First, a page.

Words By Landon Mace
Making the transition from fishing from the dock to fishing to your SUP can be as simple or as complex as you would like to make it. I find myself falling into both categories, generally depending on the amount of time I have to get out on the water or the fish that I aim to target. With dock fishing, you already have a handful of the items needed to get you fishing off of your SUP and with the information below, you can easily make that transition.
First and foremost, safety is paramount. Check with your local state regulations and find out which laws your SUP falls under and which items you will need on your board in order to keep you safe and legal. For example, Florida treats SUP/paddle boards as vessels, therefore requiring each individual on the board to have a flotation device present and a sound-producing device (whistle) on the board. Another item that I like to include in the safety section, is sunscreen and bug spray. These items are absolutely essential to every time you get out on the water.
I often try to practice a minimalist approach to all of my fishing and bring just what I NEED. This also includes a few items for those 'what if' situations, because we all know Mother Nature is unpredictable and so are the fish, so it is nice to be prepared for when those situations arise. For days when I want to get out for a quick trip or want the bare essentials, my items include a paddle, camera, dry bag, fishing rods, tackle/fly box, and that is it. This practice gets me on the water and to the fish quickly.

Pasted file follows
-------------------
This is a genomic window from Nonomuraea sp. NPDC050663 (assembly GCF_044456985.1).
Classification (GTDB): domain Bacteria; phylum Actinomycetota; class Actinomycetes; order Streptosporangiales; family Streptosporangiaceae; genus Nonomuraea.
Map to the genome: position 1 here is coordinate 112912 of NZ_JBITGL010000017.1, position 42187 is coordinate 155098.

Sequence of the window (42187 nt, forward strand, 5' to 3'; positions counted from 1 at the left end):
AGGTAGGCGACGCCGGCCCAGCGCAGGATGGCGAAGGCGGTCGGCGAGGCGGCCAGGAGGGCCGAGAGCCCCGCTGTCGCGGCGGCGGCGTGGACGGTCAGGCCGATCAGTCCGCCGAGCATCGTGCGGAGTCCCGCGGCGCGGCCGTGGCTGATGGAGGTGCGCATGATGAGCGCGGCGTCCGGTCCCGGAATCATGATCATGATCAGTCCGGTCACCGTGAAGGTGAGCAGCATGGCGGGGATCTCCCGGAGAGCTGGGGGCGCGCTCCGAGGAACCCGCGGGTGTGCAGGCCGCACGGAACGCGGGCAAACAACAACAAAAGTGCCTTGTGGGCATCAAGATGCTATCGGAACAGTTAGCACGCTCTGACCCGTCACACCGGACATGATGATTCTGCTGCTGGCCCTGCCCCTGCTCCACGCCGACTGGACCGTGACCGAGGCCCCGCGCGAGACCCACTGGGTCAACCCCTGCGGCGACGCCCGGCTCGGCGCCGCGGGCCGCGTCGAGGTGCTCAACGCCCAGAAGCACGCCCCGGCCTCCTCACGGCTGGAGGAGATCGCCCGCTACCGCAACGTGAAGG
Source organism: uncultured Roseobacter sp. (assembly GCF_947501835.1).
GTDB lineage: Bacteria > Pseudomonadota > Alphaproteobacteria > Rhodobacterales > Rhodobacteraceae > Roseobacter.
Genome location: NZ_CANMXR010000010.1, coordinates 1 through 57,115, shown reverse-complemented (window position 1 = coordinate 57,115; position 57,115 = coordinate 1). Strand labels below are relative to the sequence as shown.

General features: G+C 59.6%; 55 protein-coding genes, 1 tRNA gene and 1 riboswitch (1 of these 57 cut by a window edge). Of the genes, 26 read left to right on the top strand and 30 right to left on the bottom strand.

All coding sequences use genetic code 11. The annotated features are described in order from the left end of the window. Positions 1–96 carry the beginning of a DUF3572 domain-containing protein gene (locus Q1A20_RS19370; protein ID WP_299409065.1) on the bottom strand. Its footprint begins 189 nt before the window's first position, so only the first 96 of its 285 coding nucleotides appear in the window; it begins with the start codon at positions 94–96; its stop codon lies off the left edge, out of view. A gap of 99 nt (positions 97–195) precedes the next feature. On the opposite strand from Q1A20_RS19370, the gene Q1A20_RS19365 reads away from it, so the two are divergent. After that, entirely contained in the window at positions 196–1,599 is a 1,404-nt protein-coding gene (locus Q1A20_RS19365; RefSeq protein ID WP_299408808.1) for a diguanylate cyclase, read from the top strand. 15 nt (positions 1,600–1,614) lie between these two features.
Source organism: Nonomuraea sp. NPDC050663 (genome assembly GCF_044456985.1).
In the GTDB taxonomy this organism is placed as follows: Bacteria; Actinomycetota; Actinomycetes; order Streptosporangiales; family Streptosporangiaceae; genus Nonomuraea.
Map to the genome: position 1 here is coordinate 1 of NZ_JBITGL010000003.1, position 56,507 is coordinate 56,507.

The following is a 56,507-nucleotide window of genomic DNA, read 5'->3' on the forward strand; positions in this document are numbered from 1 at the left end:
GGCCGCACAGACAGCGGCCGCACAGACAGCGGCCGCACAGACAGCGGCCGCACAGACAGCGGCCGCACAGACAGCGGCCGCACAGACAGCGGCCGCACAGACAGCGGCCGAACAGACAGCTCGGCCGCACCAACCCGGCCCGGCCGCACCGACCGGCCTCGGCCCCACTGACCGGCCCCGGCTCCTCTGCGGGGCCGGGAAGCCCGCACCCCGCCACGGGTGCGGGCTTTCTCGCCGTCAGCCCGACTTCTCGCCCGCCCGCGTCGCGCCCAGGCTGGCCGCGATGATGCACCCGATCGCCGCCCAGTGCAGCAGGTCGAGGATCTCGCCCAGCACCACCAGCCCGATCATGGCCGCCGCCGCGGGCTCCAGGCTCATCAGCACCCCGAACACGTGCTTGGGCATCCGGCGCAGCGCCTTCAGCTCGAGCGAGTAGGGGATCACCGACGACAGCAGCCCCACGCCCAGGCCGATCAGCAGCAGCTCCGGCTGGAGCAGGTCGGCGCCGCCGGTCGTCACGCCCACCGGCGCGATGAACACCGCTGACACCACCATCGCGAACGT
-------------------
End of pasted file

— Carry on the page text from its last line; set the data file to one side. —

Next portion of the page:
When I tend to bring more items, these are the days when I know that I am going to be putting in some hours and miles, so that I am able to cover all bases and be better equipped to handle certain fish. The following are items that I will bring with the previously mentioned items for the longer days (which are the more burdensome things to carry or load), including a cooler, stake-out pole or anchor, and fish finder. Like I stated earlier, you can make the process as easy or elaborate as you like.
This is a topic that needs much consideration and also requires you, as an individual, to make sound decisions that will not put your well-being in jeopardy. Use whichever app or means you prefer when checking the overall weather. It is good to look at the future forecasts, just to make sure there is no surprise storm or lightning that may pop up unexpectedly in your area.
The wind is without a doubt a SUP fisherman's best friend or worst enemy. To put it plainly, you essentially turn into a human sail and can easily be at the mercy of a strong wind. I have been in situations where wind gusts have occurred and a 15 minute paddle back to a launch turns into a 60 minute one. There is only one situation that I enjoy having a steady but tolerable wind and that is when I am able to get out and troll for fish in the Gulf of Mexico. It is also a rare case though, when you have a wind that will take you in a direction you want and later change back into the direction that is where you launched from. Outside of that, it is nice to have the low to no wind days where you can enjoy the paddle, as well as fishing much more.
Technology is your best tool in this regard. For wind, a good friend of mine introduced me to the Windfinder app. It does an excellent job of predicting correct wind speeds and the direction that the wind is expected to come out of. With this, you have options to choose the best fishing locations that offer you the most protection from the wind.
Ryan Hambel throwing his cast net. | Photo Courtesy: BOTE Boards
Hopefully this information will help you make a transition from spending time on a dock, to getting out and visiting other areas of water you could be fishing. The information provided is not all inclusive, so please expect to gain much more knowledge as you go and experience the world of SUP fishing on your own!